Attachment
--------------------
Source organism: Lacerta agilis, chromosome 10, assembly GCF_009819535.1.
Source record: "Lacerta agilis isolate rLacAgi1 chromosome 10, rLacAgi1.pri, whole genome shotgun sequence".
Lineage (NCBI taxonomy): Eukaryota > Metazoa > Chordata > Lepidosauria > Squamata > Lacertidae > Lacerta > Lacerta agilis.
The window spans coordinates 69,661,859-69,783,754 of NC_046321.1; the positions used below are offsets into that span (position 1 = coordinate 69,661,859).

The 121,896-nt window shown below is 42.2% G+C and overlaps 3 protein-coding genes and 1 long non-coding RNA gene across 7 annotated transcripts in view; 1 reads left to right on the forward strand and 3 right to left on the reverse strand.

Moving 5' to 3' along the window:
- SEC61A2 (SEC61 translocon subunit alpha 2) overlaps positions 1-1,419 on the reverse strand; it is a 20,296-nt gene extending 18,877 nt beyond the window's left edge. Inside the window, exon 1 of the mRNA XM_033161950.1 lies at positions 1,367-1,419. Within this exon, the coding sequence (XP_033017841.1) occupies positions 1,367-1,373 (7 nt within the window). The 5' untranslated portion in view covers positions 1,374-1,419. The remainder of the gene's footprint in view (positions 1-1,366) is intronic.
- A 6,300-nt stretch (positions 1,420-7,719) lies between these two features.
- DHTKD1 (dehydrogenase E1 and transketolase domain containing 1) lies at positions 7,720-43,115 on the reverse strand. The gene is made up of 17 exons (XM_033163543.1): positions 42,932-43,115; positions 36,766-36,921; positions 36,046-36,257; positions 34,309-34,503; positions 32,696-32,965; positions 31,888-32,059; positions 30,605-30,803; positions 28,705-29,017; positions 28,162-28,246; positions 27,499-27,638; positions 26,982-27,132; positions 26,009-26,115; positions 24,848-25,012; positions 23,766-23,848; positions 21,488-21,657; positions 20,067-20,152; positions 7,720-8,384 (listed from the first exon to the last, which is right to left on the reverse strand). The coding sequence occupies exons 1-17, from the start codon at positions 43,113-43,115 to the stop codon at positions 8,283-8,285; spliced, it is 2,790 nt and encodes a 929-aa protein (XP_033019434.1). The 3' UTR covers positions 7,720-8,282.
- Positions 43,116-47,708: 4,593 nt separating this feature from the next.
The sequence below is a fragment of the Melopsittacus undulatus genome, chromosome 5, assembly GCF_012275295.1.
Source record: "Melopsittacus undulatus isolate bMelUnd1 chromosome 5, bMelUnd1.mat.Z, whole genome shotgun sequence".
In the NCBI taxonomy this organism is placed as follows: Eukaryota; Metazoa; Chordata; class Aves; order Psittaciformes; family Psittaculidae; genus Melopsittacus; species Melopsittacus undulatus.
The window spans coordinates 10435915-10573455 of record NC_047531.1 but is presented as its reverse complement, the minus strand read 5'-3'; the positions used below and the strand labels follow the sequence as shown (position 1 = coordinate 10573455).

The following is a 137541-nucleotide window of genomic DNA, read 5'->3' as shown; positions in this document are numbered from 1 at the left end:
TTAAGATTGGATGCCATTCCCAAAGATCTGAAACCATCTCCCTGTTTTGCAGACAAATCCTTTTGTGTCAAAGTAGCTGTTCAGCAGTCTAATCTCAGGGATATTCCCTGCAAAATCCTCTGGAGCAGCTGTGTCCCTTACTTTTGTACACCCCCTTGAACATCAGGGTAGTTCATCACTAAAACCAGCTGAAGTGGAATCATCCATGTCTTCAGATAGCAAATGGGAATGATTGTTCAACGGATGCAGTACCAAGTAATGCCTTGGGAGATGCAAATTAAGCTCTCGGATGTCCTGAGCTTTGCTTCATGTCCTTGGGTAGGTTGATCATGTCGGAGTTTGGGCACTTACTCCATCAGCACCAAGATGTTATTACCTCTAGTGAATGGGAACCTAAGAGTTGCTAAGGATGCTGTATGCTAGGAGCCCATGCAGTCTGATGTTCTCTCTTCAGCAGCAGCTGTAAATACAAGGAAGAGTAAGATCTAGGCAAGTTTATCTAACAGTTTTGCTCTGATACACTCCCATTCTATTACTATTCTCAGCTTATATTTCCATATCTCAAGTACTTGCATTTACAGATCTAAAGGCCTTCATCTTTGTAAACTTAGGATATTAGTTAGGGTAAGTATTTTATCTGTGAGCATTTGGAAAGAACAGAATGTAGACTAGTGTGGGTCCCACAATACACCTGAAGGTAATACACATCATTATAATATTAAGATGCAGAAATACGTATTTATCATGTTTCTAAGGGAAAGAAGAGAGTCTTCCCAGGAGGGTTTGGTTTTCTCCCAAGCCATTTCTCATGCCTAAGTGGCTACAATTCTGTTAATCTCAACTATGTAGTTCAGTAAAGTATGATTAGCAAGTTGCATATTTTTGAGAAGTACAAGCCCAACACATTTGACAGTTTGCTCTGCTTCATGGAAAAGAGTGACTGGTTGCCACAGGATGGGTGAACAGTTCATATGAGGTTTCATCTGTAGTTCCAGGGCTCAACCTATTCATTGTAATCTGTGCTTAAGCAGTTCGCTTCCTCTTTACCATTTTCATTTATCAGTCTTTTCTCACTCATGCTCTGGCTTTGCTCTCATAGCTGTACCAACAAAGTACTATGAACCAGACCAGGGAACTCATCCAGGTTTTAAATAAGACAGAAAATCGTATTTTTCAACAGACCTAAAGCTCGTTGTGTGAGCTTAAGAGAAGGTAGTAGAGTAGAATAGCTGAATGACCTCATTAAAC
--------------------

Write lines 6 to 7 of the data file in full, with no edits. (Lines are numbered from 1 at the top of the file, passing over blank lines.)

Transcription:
Moving 5' to 3' along the window:
- SEC61A2 (SEC61 translocon subunit alpha 2) overlaps positions 1-1,419 on the reverse strand; it is a 20,296-nt gene extending 18,877 nt beyond the window's left edge. Inside the window, exon 1 of the mRNA XM_033161950.1 lies at positions 1,367-1,419. Within this exon, the coding sequence (XP_033017841.1) occupies positions 1,367-1,373 (7 nt within the window). The 5' untranslated portion in view covers positions 1,374-1,419. The remainder of the gene's footprint in view (positions 1-1,366) is intronic.